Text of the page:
The previous post of this segment explained possible avenues for extracting monetary value from creative content. Ted Reilly also gave his take on why he views creative content as an emerging alternative asset class.
In this fifth and final portion of the series, our panelists responded to an audience member’s question asking about the impact of technology on the way filmmakers finance and distribute content. According to Ted, there is an obvious trend towards episodic content with a flexible time frame. He foresees a world in which viewers are able to choose their cinematic adventure without the constraints of traditional film structures.
Although shortening attention spans have created a demand for more condensed segments, consumers still want the story to live on forever. Because of this, episodic content with the capacity for a continuous plot is attractive to investors. This concept of a never ending story can also be applied to social media, using sites like Twitter to keep an audience engaged. Constructing more innovative environments for stories to exist will not only please fans, but also will create yet another forum for commercial viability. According to Ted, the more places that your media property can live in, the more opportunities you have to monetize it – for example, in the form of commercials and advertising, as well as product integration.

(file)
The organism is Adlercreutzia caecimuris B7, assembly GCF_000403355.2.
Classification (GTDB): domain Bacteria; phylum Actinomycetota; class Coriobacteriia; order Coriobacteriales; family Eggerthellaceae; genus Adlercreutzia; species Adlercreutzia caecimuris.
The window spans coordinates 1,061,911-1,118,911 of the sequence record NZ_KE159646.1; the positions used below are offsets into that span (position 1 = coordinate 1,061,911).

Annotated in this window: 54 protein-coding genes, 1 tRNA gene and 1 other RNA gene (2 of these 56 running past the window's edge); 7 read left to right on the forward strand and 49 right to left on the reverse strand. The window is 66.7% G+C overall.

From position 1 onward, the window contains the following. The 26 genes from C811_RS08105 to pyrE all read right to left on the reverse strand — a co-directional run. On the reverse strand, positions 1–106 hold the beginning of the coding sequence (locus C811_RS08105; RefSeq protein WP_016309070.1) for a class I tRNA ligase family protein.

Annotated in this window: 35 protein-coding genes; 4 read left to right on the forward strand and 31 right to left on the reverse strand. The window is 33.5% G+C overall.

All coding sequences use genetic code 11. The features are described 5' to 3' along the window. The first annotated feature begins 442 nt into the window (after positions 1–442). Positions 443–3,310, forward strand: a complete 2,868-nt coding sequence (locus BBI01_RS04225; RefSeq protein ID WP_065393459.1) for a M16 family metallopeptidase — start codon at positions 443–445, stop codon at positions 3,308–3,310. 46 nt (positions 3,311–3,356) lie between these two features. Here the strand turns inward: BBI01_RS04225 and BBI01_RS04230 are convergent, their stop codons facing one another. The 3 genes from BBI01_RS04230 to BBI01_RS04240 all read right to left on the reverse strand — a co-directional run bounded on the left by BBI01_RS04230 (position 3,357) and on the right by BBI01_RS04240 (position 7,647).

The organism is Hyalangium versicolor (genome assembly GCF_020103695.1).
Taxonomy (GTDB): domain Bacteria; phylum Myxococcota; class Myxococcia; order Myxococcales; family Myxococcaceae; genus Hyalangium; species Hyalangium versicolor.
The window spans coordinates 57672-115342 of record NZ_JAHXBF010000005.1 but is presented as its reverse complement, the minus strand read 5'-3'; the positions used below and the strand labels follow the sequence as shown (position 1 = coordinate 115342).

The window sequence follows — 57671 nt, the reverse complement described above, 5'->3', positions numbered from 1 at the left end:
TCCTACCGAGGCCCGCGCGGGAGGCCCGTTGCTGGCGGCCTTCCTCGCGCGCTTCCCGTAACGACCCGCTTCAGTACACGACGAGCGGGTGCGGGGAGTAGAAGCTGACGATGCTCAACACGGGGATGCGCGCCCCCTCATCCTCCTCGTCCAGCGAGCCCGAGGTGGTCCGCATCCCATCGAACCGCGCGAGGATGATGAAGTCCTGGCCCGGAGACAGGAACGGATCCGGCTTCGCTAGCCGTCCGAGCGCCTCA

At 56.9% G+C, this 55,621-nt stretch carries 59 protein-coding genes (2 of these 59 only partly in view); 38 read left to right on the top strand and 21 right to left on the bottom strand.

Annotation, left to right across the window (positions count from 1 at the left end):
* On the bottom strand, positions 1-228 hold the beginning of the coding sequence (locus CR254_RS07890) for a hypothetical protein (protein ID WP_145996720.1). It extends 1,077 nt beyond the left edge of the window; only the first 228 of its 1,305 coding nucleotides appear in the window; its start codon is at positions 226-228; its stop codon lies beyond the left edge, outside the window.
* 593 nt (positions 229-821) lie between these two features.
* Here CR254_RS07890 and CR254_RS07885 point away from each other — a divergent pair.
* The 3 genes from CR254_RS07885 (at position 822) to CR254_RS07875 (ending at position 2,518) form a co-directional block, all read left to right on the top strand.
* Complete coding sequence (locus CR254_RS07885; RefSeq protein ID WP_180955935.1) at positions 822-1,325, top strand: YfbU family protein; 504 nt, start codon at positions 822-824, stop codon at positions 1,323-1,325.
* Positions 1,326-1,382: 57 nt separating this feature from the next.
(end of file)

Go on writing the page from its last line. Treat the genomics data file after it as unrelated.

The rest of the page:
Angie Gaffney concurred that the industry is changing, and as technology continues to advance, techniques of creating and distributing content will similarly evolve. While no one really knows the future direction of the industry, according to Angie, “pioneering a new way to do things is at your fingertips.”
In an age when content is available with the click of a button, knowing how to reach your audience is a must. For this reason, Angie revisited the idea of Kickstarter as a marketing tool. Above all, the safest bet is to stay tuned and position yourself to be adaptable.
Bobby Schwartz agreed with both Ted and Angie in their assertion that technology is inevitably changing the film industry. In order to thrive in today’s digitized world, you have to think outside the box. Bobby reminded the audience, however, that even the stereotypically “creative” companies are using data to predict consumer needs. Once again, there is no shortage of opportunity nowadays, but the difficulty will come from finding new ways to capitalize on it.
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